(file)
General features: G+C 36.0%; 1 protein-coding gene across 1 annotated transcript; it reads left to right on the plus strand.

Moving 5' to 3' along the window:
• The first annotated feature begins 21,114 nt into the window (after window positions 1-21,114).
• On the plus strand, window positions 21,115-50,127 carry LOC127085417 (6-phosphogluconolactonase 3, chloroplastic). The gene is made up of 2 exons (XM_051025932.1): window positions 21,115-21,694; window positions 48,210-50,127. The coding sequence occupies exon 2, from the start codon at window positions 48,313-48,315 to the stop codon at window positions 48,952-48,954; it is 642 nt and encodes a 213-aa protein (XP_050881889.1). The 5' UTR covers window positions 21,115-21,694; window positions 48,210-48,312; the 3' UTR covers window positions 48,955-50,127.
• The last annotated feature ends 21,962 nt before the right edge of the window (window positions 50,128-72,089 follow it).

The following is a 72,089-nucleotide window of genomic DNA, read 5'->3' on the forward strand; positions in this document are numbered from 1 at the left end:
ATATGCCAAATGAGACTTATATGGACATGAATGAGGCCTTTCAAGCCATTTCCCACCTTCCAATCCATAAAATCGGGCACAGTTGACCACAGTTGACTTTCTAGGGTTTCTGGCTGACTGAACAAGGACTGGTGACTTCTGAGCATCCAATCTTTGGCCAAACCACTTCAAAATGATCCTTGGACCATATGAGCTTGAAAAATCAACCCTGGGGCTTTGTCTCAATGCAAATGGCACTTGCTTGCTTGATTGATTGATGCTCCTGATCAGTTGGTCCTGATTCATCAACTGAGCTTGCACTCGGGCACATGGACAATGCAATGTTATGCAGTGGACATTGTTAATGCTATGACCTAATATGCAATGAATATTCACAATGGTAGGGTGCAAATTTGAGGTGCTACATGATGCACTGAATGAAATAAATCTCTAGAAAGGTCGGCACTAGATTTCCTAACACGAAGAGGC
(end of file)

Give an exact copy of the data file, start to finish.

General features: G+C 36.0%; 1 protein-coding gene across 1 annotated transcript; it reads left to right on the plus strand.

Moving 5' to 3' along the window:
• The first annotated feature begins 21,114 nt into the window (after window positions 1-21,114).
• On the plus strand, window positions 21,115-50,127 carry LOC127085417 (6-phosphogluconolactonase 3, chloroplastic). The gene is made up of 2 exons (XM_051025932.1): window positions 21,115-21,694; window positions 48,210-50,127. The coding sequence occupies exon 2, from the start codon at window positions 48,313-48,315 to the stop codon at window positions 48,952-48,954; it is 642 nt and encodes a 213-aa protein (XP_050881889.1). The 5' UTR covers window positions 21,115-21,694; window positions 48,210-48,312; the 3' UTR covers window positions 48,955-50,127.
• The last annotated feature ends 21,962 nt before the right edge of the window (window positions 50,128-72,089 follow it).

The following is a 72,089-nucleotide window of genomic DNA, read 5'->3' on the forward strand; positions in this document are numbered from 1 at the left end:
ATATGCCAAATGAGACTTATATGGACATGAATGAGGCCTTTCAAGCCATTTCCCACCTTCCAATCCATAAAATCGGGCACAGTTGACCACAGTTGACTTTCTAGGGTTTCTGGCTGACTGAACAAGGACTGGTGACTTCTGAGCATCCAATCTTTGGCCAAACCACTTCAAAATGATCCTTGGACCATATGAGCTTGAAAAATCAACCCTGGGGCTTTGTCTCAATGCAAATGGCACTTGCTTGCTTGATTGATTGATGCTCCTGATCAGTTGGTCCTGATTCATCAACTGAGCTTGCACTCGGGCACATGGACAATGCAATGTTATGCAGTGGACATTGTTAATGCTATGACCTAATATGCAATGAATATTCACAATGGTAGGGTGCAAATTTGAGGTGCTACATGATGCACTGAATGAAATAAATCTCTAGAAAGGTCGGCACTAGATTTCCTAACACGAAGAGGC